15      To establish ineffective assistance of counsel, a defendant must show:  (1) deficient performance; and (2) prejudice.  Strickland v. Washington, 466 U.S. 668, 687 (1984).  To prove deficient performance, a defendant must point to specific acts or omissions by the lawyer that are “outside the wide range of professionally competent assistance.”  Id., 466 U.S. at 690.  To prove prejudice, a defendant must demonstrate that the lawyer’s errors were so serious that the defendant was deprived of a fair trial and a reliable outcome.  Id., 466 U.S. at 687.  Thus, in order to succeed on the prejudice aspect of the Strickland analysis, “[t]he defendant must show that there is a reasonable probability that, but for counsel’s unprofessional errors, the result of the proceeding would have been different.  A reasonable probability is a probability sufficient to undermine confidence in the outcome.”  Id., 466 U.S. at 694.

16      Huff has not even alleged, no less shown, how not reporting the audio tapes as they were played prejudiced him.  As noted, he has not made either the tapes or the transcript part of the appellate Record, and has not, therefore, shown us that anything in those tapes was exculpatory.  Accordingly, we do not discuss further the trial court’s violation of the law recognized by Ruiz-Velez.  See Vesely v. Security First Nat’l Bank of Sheboygan Trust Dep’t, 128 Wis. 2d 246, 255 n.5, 381 N.W.2d 593, 598 n.5 (Ct. App. 1985) (we will not address inadequately developed contentions).

C.        Sufficiency of the Evidence.

17      [I]n reviewing the sufficiency of the evidence to support a conviction, an appellate court may not substitute its judgment for that of the trier of fact unless the evidence, viewed most favorably to the state and the conviction, is so lacking in probative value and force that no trier of fact, acting reasonably, could have found guilt beyond a reasonable doubt.  If any possibility exists that the trier of fact could have drawn the appropriate inferences from the evidence adduced at trial to find the requisite guilt, an appellate court may not overturn a verdict even if it believes that the trier of fact should not have found guilt based on the evidence before it.

State v. Poellinger, 153 Wis. 2d 493, 507, 451 N.W.2d 752, 757–758 (1990) (citation omitted).  Accordingly, we look at the “evidence in a light most favorable to the jury’s verdict.”  State v. Bannister, 2007 WI 86, ¶22, 302 Wis. 2d 158, 168, 734 N.W.2d 892, 897.  Further, we assume that material missing from the appellate Record, here, the audio tapes, supports the jury’s verdict.  See Fiumefreddo v. McLean, 174 Wis. 2d 10, 26–27, 496 N.W.2d 226, 232 (Ct. App. 1993). 

18      Huff makes twin contentions.  First, he re-asserts his argument that impossibility is a defense to the crime of conspiracy.  For the reasons already given, we reject that argument.  Second, he contends that there was no evidence from which a jury could conclude that the “induce” element of Wis. Stat. § 12.11(1m)(a)1 was met in connection with the law-enforcement officers.  We disagree.

19      As seen from Part I of this opinion, there is more than enough evidence under our standard of review to sustain the jury verdicts finding that Huff conspired to induce Dodds and Brantley to, as phrased by the statute, “[g]o to … the polls.”  In connection with Barnes, although Barnes did not vote because he said that as a convicted felon he could not vote, there was clearly sufficient evidence that because Huff paid Barnes for bringing Brantley to vote he conspired with Brantley to violate Wis. Stat. § 12.11(1m)(a)1, which, as we have seen, makes it unlawful for someone to offer or give or promise to give “anything of value” to a third person in order to get someone else to go to the polls.  In essence, the jury could find from the evidence that is of Record (even discounting our responsibility to assume that the evidence not in the Record supports the verdict) that Huff conspired with Barnes to have Barnes bring persons to the “election party” store in order to induce those persons to vote.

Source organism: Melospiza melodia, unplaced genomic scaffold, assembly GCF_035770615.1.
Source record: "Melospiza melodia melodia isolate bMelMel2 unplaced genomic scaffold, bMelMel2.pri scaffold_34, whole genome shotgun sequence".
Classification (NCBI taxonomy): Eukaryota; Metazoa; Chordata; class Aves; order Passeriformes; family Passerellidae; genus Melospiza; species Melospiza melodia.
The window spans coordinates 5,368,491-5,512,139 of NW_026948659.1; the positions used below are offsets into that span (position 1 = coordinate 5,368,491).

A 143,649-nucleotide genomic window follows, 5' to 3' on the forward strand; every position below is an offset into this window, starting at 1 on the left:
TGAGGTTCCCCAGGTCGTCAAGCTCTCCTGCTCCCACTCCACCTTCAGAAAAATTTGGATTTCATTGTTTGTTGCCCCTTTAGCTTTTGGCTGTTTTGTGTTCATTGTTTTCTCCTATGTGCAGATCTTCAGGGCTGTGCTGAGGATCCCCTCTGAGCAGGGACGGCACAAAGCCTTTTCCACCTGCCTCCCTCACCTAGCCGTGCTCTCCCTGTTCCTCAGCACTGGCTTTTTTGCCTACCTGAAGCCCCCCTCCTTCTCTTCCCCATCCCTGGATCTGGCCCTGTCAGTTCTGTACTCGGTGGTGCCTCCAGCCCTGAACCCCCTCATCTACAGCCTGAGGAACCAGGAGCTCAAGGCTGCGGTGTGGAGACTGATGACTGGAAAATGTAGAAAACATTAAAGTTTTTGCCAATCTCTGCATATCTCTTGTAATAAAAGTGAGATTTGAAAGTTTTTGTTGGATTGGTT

20      When viewed in a light most favorable to the jury’s verdicts, there was sufficient evidence to sustain those verdicts.


          By the Court.—Judgment affirmed and cause remanded with directions.



[1]  The operative information charged Garrett L. Huff with three counts of conspiring to violate Wis. Stat. § 12.11(1m)(a)1.  The jury returned guilty verdicts as to each count.  The judgment of conviction, however, recites that Huff was guilty of three counts of conspiring to violate § 12.11(1)(a)1.  This is a clerical error not affecting the validity of Huff’s conviction, and Huff does not contend that it does.  See Wis. Stat. Rule 805.18(1) (“The court shall, in every stage of an action, disregard any error or defect in the pleadings or proceedings which shall not affect the substantial rights of the adverse party.”) (made applicable to criminal cases by Wis. Stat. § 972.11(1)).  Accordingly, although we affirm Huff’s conviction in all respects, we remand to the circuit court with directions that the judgment of conviction be amended to reference the correct statute subsection.

[2]  The issue in State v. Ruiz-Velez, 2008 WI App 169, 314 Wis. 2d 724, 762 N.W.2d 449, was whether the trial court should have granted Ruiz-Velez’s postconviction motion to transcribe audiovisual recordings.  Id., 2008 WI App 169, ¶1, 314 Wis. 2d at 725, 762 N.W.2d at 449.  Huff does not ask that the Record be reconstructed by attempting to have the parties agree as to what parts of the undercover audio tapes were played for the jury, using the transcript, which both sides and the trial court had during the trial, as a guide.  As we have already noted, neither the tapes nor the transcript is a part of the appellate Record.

[3] The Wisconsin Supreme Court has recently indicated that where a defendant does not intentionally do something that relinquishes his or her right to have an alleged error reviewed on appeal, the proper word for what the defendant has done is “forfeiture.”  State v. Ndina,  2009 WI 21, ¶¶28–30, ___ Wis. 2d ___, ___, 761 N.W.2d 612, 619–620 (“[S]ome rights are forfeited when they are not claimed at trial; a mere failure to object constitutes a forfeiture of the right on appellate review.”); see also Puckett v. United States, 129 S. Ct. 1423, 1430–1431 (2009) (recognizing the same distinction).